Innovation Complexity Curve

26 09 2008

 

About a month ago I got asked by a colleague if I thought that there was some sort of maturity model for how are clients address and utilize innovation tools and it got me thinking on.  What I came up with is a model based on how I’ve observed our clients taking innovation as a new concept and tool and how that usage has grown over time:

When addressing a new concept, the first stage is to see if you can use it for Cost Reduction Purposes. It’s low risk, easy to do, can generate some marginal value that you wouldn’t have otherwise achieved and if you fail, no one will notice. 

Having achieved success at that, you then start looking at finding ways in which to improve your existing processes to become more efficient and to start adding some original value to the company. 

Success in that area leads you to look at how you can begin to use the concept/tool to gain some sort of competitive advantage with your product line – at first by looking at Incremental changes to your existing product line, and then by looking for alternative adjacent offerings you can develop to complement your existing product line.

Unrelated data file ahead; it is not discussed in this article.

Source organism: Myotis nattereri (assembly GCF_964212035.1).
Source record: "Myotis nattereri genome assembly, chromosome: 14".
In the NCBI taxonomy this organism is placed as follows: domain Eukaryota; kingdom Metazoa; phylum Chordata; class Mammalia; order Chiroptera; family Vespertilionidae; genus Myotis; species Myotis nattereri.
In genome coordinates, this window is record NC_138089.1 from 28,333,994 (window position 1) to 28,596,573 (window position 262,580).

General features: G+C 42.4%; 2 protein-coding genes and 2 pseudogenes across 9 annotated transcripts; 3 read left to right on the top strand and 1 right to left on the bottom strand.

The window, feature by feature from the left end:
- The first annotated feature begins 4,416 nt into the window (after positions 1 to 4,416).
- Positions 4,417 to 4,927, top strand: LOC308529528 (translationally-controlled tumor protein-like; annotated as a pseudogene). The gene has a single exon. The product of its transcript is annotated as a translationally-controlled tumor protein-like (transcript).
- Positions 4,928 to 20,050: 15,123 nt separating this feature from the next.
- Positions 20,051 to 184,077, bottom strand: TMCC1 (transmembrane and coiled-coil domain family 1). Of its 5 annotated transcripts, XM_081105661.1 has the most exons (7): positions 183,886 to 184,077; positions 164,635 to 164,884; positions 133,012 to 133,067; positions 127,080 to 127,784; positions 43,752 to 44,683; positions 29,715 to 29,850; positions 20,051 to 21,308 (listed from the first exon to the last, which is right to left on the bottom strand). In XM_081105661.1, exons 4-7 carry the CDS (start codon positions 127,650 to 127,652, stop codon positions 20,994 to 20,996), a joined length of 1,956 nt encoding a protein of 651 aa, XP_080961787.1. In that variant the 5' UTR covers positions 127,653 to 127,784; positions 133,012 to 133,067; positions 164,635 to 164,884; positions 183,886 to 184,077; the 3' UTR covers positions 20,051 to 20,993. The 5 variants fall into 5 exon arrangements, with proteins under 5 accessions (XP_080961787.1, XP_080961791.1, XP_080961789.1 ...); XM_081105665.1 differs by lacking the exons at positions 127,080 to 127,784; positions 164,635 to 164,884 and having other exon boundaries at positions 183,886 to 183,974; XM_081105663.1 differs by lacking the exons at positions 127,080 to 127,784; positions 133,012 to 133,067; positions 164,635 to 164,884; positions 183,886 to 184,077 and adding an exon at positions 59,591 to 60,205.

Finally you start looking to the future – first by envisioning what your product line will look like in future generations and then ultimately by opening your mind to what sort of blue sky / breakthrough opportunities the company could capitalize on in the future. 

The further up the complexity curve you go, the more potential impact on your business a project will have. However, as the complexity is rising so does the risk of failure (naturally – if it was easy everyone would do it well!) and so your attitude towards failure needs to be likewise massaged and toughened if you desire to reach the top. 

I’ve seen many companies follow this curve – it offers a balanced way to try out the new concept/tool whilst all the time building credibility and tolerance to risk in exchange for reward. 

I’d be interested in any thoughts people have – so feel free to leave them!

Oh – and yes, I realise the “curve” isn’t actually a curve – but somehow “The Innovation Complexity Straight Line” didn’t have the same ring to me as I was writing this – and I vaguely remember an A-level maths professor say something to me about how even a straight line is a curve of sorts mathematically (although I could be wrong)… 








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